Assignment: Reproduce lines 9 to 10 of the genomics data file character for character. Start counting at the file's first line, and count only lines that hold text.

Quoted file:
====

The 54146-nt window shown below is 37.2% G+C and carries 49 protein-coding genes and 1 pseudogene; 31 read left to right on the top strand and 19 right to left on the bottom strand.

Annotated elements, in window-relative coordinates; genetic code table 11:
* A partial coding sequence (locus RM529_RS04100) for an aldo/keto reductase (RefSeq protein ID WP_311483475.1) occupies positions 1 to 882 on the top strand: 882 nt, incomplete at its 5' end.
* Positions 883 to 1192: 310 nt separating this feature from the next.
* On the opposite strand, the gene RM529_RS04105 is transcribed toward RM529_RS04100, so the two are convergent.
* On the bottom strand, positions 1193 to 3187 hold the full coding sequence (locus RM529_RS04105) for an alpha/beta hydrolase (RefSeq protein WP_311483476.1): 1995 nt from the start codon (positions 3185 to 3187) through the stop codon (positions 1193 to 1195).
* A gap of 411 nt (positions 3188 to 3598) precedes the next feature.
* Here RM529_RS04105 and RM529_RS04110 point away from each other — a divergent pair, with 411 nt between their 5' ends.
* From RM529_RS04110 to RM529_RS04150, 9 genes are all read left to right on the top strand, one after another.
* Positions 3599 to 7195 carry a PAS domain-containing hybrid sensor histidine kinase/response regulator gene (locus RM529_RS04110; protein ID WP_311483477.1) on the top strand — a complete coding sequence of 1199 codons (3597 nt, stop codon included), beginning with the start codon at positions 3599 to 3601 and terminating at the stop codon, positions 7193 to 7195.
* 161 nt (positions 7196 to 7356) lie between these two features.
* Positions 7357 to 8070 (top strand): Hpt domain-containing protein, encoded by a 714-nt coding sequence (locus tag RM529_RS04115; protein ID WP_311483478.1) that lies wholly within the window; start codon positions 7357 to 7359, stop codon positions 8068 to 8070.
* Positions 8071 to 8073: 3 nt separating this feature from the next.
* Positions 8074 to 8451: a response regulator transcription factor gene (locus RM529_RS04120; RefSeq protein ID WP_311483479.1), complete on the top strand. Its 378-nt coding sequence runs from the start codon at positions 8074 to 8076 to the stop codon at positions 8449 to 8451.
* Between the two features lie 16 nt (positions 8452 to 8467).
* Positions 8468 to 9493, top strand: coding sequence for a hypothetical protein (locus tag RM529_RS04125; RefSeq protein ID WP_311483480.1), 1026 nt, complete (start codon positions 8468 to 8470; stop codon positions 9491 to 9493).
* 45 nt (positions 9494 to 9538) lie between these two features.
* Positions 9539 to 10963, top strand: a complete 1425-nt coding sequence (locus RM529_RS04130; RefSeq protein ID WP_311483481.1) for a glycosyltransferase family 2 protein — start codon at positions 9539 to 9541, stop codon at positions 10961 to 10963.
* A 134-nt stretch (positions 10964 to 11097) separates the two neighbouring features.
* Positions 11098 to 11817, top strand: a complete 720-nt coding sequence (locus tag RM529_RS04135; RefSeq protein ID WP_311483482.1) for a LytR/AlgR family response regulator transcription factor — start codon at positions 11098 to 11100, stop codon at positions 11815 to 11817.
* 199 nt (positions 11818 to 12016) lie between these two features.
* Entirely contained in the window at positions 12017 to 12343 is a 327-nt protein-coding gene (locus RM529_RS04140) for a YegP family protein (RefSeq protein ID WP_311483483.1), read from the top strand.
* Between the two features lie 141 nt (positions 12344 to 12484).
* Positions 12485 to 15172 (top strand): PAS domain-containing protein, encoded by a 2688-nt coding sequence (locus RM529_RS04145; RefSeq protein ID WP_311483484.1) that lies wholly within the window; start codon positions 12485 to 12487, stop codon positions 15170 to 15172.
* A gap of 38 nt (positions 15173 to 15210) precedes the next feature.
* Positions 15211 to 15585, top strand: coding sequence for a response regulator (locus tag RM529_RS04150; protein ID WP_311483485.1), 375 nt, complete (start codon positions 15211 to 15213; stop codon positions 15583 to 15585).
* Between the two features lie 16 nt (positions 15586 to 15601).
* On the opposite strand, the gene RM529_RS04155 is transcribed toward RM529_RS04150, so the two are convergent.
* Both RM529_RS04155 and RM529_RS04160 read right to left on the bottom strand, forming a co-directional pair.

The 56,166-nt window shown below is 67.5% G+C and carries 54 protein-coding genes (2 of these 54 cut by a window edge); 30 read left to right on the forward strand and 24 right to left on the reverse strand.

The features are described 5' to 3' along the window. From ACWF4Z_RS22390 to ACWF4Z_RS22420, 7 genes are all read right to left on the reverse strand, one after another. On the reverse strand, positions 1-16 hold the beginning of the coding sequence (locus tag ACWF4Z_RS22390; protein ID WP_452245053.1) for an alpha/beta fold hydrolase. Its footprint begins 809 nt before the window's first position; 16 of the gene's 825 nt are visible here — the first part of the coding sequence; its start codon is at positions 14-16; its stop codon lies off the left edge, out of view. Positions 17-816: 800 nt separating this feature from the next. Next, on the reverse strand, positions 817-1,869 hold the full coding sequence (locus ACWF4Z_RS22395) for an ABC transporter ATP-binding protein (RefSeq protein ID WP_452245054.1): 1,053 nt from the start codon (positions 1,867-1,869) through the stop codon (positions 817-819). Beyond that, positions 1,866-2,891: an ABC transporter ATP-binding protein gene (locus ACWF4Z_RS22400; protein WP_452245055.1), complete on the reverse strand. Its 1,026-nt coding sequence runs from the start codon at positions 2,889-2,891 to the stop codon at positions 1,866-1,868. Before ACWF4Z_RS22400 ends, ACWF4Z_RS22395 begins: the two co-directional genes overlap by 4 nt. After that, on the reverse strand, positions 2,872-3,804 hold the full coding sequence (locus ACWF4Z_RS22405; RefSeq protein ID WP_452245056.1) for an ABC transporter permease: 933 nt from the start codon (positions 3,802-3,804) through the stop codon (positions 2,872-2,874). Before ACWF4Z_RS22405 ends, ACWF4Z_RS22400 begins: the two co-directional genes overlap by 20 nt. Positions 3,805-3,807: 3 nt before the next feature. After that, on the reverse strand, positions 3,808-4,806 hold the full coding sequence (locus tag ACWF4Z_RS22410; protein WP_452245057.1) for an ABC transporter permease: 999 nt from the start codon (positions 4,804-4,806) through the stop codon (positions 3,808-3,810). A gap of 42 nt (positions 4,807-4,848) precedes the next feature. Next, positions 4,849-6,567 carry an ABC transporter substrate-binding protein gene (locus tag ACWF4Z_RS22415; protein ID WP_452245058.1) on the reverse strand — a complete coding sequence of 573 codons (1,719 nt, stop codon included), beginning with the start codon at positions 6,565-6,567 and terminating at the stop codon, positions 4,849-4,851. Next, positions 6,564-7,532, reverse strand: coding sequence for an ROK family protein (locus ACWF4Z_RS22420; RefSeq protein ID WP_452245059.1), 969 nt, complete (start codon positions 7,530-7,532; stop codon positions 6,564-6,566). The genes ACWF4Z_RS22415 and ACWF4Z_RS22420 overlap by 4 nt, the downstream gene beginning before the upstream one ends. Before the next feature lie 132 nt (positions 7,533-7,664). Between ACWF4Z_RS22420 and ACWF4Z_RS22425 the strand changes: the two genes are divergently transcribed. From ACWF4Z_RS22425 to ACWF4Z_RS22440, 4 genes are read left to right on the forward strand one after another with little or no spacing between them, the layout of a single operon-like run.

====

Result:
* From RM529_RS04110 to RM529_RS04150, 9 genes are all read left to right on the top strand, one after another.
* Positions 3599 to 7195 carry a PAS domain-containing hybrid sensor histidine kinase/response regulator gene (locus RM529_RS04110; protein ID WP_311483477.1) on the top strand — a complete coding sequence of 1199 codons (3597 nt, stop codon included), beginning with the start codon at positions 3599 to 3601 and terminating at the stop codon, positions 7193 to 7195.